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Sextilia (gens)

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Sextilia (gens)

The gens Sextilia was a plebeian family at Rome. The first member of the gens to achieve prominence was Gaius Sextilius, consular tribune in 379 BC. None of the family obtained the consulship, but they endured throughout Roman history from the early Republic into imperial times.[1][2]

Origin of the gens

The nomen Sextilius is a patronymic surname, derived from the praenomen Sextus. The nomen of the gens Sextia was derived from the same name, much as the praenomen Quintus gave rise to the gentes Quinctia and Quinctilia.[3][4]

Praenomina used by the gens

The praenomina used by the Sextilii included Gaius, Lucius, Marcus, Publius, and Quintus, all of which were very common throughout Roman history. Although the nomen Sextilius was derived from Sextus, none of its members known to history bore that praenomen.[5]

Branches and cognomina of the gens

The Sextilii were not divided into families with distinctive surnames. Most of the Sextilii under the Republic bore no cognomen, but a few surnames are found in later times and under the Empire.[6]

Members of the gens

See also

Footnotes

  1. ^ Dictionary of Greek and Roman Biography and Mythology, William Smith, Editor.
  2. ^ Titus Livius, Ab Urbe Condita, vi. 30.
  3. ^ Dictionary of Greek and Roman Biography and Mythology, William Smith, Editor.
  4. ^ George Davis Chase, "The Origin of Roman Praenomina", in Harvard Studies in Classical Philology, vol. VIII (1897).
  5. ^ Dictionary of Greek and Roman Biography and Mythology, William Smith, Editor.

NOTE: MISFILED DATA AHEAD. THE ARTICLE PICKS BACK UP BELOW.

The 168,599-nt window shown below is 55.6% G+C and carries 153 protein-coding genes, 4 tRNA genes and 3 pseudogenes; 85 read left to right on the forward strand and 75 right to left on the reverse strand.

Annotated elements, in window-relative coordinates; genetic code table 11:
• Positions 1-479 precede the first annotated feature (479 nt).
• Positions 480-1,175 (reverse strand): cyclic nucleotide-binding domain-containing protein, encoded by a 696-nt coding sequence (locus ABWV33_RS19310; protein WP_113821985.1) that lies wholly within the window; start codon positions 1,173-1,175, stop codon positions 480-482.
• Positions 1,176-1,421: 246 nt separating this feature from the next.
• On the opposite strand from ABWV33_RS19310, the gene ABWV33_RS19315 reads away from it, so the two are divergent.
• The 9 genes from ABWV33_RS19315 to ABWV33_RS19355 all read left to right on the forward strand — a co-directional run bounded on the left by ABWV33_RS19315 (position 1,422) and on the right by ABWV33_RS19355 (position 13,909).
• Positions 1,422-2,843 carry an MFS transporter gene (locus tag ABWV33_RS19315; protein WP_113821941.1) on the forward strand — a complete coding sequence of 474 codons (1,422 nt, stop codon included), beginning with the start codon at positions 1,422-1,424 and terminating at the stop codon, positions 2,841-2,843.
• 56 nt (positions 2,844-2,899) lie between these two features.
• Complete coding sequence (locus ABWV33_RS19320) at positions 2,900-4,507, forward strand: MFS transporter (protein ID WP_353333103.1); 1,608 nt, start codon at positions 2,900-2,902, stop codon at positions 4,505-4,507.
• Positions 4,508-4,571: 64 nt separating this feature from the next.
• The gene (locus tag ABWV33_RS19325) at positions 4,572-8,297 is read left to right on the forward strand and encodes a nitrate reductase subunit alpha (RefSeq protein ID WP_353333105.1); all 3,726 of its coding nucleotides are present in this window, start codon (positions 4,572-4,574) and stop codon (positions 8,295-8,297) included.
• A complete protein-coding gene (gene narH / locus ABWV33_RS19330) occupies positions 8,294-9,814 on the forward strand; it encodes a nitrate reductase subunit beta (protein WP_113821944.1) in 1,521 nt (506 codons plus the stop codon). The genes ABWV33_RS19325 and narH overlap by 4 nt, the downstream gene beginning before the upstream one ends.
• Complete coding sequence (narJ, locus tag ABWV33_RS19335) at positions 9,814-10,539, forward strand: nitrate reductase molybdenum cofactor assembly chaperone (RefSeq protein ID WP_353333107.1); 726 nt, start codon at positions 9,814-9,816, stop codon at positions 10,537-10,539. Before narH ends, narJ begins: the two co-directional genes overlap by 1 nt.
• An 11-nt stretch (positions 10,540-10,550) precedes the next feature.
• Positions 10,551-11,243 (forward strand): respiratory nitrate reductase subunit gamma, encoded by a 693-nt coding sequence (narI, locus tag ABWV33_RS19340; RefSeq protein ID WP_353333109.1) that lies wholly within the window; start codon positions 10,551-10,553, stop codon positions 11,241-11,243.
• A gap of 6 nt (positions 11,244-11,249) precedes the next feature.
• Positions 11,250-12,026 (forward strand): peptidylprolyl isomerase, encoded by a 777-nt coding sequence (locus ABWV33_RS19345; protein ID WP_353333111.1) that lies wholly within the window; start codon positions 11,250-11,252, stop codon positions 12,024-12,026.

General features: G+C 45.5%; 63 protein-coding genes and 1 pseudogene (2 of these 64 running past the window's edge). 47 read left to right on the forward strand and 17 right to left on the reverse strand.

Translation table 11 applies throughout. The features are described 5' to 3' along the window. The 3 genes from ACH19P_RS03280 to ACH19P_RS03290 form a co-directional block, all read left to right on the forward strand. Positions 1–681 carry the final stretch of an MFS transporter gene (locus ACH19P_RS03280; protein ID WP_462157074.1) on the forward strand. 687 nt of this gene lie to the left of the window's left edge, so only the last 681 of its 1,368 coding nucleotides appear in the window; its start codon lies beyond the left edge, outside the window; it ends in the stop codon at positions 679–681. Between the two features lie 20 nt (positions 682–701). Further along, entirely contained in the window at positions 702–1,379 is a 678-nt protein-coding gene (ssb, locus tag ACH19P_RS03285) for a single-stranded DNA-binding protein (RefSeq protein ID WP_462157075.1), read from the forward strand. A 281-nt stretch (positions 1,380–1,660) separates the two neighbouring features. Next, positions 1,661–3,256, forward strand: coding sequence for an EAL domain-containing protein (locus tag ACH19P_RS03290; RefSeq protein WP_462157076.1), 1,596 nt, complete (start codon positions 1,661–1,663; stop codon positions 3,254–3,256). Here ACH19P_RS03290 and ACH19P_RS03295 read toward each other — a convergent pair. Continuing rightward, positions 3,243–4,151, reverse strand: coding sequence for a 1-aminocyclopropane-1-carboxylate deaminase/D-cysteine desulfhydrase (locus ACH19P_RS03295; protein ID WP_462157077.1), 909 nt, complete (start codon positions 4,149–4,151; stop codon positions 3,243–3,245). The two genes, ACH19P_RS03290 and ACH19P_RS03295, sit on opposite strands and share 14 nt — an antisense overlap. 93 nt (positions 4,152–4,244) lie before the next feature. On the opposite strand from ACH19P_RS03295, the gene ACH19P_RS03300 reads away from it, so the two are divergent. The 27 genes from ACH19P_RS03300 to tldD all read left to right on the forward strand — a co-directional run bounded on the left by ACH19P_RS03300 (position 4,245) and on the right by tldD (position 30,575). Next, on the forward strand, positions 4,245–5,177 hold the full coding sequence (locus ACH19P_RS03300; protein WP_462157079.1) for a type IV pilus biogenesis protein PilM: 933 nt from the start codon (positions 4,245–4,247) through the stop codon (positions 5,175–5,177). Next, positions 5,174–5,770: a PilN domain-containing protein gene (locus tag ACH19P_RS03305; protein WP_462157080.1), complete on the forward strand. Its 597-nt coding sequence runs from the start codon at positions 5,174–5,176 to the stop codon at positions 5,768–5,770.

6. ^ Dictionary of Greek and Roman Biography and Mythology, William Smith, Editor.
  7. ^ Titus Livius, Ab Urbe Condita, vi. 30.
  8. ^ Titus Livius, Ab Urbe Condita Epitome, 14.
  9. ^ Valerius Maximus, Factorum ac Dictorum Memorabilium libri IX, viii. 1. damn. 5.
  10. ^ Titus Livius, Ab Urbe Condita, xxvii. 9, 10.
  11. ^ Plutarchus, Lives of the Noble Greeks and Romans, "Marius", 40.
  12. ^ Appianus, Bellum Civile, i. 62.
  13. ^ Valerius Maximus, Factorum ac Dictorum Memorabilium libri IX, v. 3. § 3.
  14. ^ Marcus Tullius Cicero, De Oratore, iii. 3.
  15. ^ Appianus, Bella Mithridatica, 84.
  16. ^ Plutarchus, Lives of the Noble Greeks and Romans, "Pompeius," 24.
  17. ^ Marcus Tullius Cicero, Pro Lege Manilia, 12.
  18. ^ Marcus Tullius Cicero, Pro Flacco, 15.
  19. ^ Marcus Tullius Cicero, Pro Flacco, 36.
  20. ^ Marcus Terentius Varro, Rerum Rusticarum libri III, i. 1. § 10.
  21. ^ Marcus Tullius Cicero, Pro Flacco, 13.
  22. ^ Marcus Tullius Cicero, Epistulae ad Quintum Fratrem, ii. 1. § 3.
  23. ^ Marcus Tullius Cicero, Pro Flacco, 34.
  24. ^ Marcus Tullius Cicero, De Finibus Bonorum et Malorum, ii. 17.
  25. ^ Marcus Tullius Cicero, Epistulae ad Familiares, xii. 13. § 4, xiii. 48.
  26. ^ Lucius Annaeus Seneca, Suasoriae, 6, pp. 45, 46, ed. Bip.
  27. ^ Publius Cornelius Tacitus, Historiae ii. 64, 89, iii. 67.
  28. ^ Gaius Suetonius Tranquillus, De Vita Caesarum, "Vitellius," 3.
  29. ^ Publius Cornelius Tacitus, Historiae iii. 5, iv. 70.

 

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